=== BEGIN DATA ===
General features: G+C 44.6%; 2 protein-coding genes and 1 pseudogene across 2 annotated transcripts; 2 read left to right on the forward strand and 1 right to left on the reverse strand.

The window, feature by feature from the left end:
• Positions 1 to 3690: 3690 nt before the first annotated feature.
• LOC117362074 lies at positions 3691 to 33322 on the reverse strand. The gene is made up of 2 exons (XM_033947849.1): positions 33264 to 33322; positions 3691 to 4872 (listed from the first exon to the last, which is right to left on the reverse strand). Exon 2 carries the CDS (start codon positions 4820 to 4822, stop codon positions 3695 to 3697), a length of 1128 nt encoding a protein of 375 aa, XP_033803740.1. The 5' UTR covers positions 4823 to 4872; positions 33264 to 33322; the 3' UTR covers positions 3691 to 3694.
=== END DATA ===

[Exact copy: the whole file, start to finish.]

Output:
General features: G+C 44.6%; 2 protein-coding genes and 1 pseudogene across 2 annotated transcripts; 2 read left to right on the forward strand and 1 right to left on the reverse strand.

The window, feature by feature from the left end:
• Positions 1 to 3690: 3690 nt before the first annotated feature.
• LOC117362074 lies at positions 3691 to 33322 on the reverse strand. The gene is made up of 2 exons (XM_033947849.1): positions 33264 to 33322; positions 3691 to 4872 (listed from the first exon to the last, which is right to left on the reverse strand). Exon 2 carries the CDS (start codon positions 4820 to 4822, stop codon positions 3695 to 3697), a length of 1128 nt encoding a protein of 375 aa, XP_033803740.1. The 5' UTR covers positions 4823 to 4872; positions 33264 to 33322; the 3' UTR covers positions 3691 to 3694.